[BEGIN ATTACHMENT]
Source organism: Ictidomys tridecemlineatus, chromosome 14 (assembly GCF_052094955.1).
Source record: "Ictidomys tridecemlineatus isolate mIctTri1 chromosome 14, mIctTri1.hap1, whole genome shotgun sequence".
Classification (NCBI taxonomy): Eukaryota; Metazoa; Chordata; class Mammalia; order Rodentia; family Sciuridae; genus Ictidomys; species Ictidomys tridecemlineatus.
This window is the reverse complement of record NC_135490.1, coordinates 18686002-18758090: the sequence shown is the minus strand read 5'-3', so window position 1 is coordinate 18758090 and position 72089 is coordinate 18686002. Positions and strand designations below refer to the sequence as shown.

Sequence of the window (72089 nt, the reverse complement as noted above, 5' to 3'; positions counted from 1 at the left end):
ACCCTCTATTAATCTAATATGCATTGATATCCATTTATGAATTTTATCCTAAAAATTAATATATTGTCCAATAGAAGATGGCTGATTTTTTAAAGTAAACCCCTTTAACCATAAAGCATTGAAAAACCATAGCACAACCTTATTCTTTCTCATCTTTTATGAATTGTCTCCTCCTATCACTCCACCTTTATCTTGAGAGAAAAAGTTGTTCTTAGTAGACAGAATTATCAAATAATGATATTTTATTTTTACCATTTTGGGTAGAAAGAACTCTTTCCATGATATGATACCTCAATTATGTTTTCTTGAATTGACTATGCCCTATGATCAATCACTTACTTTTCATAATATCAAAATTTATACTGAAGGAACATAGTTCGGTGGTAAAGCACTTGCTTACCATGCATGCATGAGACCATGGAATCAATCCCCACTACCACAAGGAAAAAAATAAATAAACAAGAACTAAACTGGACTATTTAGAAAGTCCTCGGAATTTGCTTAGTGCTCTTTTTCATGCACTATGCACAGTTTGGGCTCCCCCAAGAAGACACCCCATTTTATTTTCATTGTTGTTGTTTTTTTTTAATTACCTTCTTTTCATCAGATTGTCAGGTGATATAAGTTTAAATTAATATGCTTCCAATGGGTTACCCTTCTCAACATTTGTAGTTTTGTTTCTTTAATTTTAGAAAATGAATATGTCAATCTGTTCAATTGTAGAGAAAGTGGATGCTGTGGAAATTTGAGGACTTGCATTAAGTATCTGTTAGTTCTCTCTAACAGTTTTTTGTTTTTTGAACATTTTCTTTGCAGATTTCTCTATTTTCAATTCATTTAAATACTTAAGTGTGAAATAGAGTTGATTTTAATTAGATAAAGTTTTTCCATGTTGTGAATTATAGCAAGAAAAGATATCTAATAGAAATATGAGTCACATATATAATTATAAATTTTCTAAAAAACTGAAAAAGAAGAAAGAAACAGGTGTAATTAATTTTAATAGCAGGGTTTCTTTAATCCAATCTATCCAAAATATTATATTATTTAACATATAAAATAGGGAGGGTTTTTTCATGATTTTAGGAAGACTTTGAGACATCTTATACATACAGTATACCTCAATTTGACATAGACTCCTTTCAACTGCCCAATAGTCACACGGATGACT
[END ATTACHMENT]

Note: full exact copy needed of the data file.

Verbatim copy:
Source organism: Ictidomys tridecemlineatus, chromosome 14 (assembly GCF_052094955.1).
Source record: "Ictidomys tridecemlineatus isolate mIctTri1 chromosome 14, mIctTri1.hap1, whole genome shotgun sequence".
Classification (NCBI taxonomy): Eukaryota; Metazoa; Chordata; class Mammalia; order Rodentia; family Sciuridae; genus Ictidomys; species Ictidomys tridecemlineatus.
This window is the reverse complement of record NC_135490.1, coordinates 18686002-18758090: the sequence shown is the minus strand read 5'-3', so window position 1 is coordinate 18758090 and position 72089 is coordinate 18686002. Positions and strand designations below refer to the sequence as shown.

Sequence of the window (72089 nt, the reverse complement as noted above, 5' to 3'; positions counted from 1 at the left end):
ACCCTCTATTAATCTAATATGCATTGATATCCATTTATGAATTTTATCCTAAAAATTAATATATTGTCCAATAGAAGATGGCTGATTTTTTAAAGTAAACCCCTTTAACCATAAAGCATTGAAAAACCATAGCACAACCTTATTCTTTCTCATCTTTTATGAATTGTCTCCTCCTATCACTCCACCTTTATCTTGAGAGAAAAAGTTGTTCTTAGTAGACAGAATTATCAAATAATGATATTTTATTTTTACCATTTTGGGTAGAAAGAACTCTTTCCATGATATGATACCTCAATTATGTTTTCTTGAATTGACTATGCCCTATGATCAATCACTTACTTTTCATAATATCAAAATTTATACTGAAGGAACATAGTTCGGTGGTAAAGCACTTGCTTACCATGCATGCATGAGACCATGGAATCAATCCCCACTACCACAAGGAAAAAAATAAATAAACAAGAACTAAACTGGACTATTTAGAAAGTCCTCGGAATTTGCTTAGTGCTCTTTTTCATGCACTATGCACAGTTTGGGCTCCCCCAAGAAGACACCCCATTTTATTTTCATTGTTGTTGTTTTTTTTTAATTACCTTCTTTTCATCAGATTGTCAGGTGATATAAGTTTAAATTAATATGCTTCCAATGGGTTACCCTTCTCAACATTTGTAGTTTTGTTTCTTTAATTTTAGAAAATGAATATGTCAATCTGTTCAATTGTAGAGAAAGTGGATGCTGTGGAAATTTGAGGACTTGCATTAAGTATCTGTTAGTTCTCTCTAACAGTTTTTTGTTTTTTGAACATTTTCTTTGCAGATTTCTCTATTTTCAATTCATTTAAATACTTAAGTGTGAAATAGAGTTGATTTTAATTAGATAAAGTTTTTCCATGTTGTGAATTATAGCAAGAAAAGATATCTAATAGAAATATGAGTCACATATATAATTATAAATTTTCTAAAAAACTGAAAAAGAAGAAAGAAACAGGTGTAATTAATTTTAATAGCAGGGTTTCTTTAATCCAATCTATCCAAAATATTATATTATTTAACATATAAAATAGGGAGGGTTTTTTCATGATTTTAGGAAGACTTTGAGACATCTTATACATACAGTATACCTCAATTTGACATAGACTCCTTTCAACTGCCCAATAGTCACACGGATGACT